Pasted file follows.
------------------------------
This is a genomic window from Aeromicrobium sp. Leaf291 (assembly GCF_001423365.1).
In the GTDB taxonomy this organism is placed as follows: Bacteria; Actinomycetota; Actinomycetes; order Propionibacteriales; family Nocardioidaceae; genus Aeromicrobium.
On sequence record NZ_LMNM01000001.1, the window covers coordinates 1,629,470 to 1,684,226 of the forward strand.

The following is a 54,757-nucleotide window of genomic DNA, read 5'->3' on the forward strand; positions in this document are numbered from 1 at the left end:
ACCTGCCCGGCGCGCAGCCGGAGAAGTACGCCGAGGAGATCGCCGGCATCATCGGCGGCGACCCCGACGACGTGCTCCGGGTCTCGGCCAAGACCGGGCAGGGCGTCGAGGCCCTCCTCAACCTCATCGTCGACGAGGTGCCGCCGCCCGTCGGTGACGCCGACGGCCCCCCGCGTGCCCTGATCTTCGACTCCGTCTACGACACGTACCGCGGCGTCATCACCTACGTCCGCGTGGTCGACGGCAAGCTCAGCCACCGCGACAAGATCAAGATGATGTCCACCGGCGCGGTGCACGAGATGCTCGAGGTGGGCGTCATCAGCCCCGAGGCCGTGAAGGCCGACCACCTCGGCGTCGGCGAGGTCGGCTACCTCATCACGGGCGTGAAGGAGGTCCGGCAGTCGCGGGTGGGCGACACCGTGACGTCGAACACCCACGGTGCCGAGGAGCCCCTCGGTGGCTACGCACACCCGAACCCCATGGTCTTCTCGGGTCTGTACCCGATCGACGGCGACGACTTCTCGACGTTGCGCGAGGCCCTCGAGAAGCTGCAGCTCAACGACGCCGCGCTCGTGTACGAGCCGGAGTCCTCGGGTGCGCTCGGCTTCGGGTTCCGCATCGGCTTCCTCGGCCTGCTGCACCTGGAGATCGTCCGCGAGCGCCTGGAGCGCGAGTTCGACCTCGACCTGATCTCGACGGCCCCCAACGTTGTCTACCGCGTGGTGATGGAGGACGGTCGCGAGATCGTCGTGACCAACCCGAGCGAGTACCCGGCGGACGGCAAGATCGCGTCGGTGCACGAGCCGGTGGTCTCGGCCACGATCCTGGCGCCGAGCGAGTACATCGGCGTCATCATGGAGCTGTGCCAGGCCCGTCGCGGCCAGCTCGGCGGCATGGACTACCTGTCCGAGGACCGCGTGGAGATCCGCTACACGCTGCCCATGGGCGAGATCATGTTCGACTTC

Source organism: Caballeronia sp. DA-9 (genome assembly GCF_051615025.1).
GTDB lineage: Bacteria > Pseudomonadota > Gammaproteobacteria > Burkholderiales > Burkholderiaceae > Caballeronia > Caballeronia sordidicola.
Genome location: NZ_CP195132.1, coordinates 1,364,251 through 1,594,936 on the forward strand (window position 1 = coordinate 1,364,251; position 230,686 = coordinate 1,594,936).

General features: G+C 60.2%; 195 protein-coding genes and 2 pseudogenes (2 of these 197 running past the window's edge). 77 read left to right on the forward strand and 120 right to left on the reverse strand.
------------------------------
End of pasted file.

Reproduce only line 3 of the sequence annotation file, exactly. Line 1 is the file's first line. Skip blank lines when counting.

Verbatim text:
On sequence record NZ_LMNM01000001.1, the window covers coordinates 1,629,470 to 1,684,226 of the forward strand.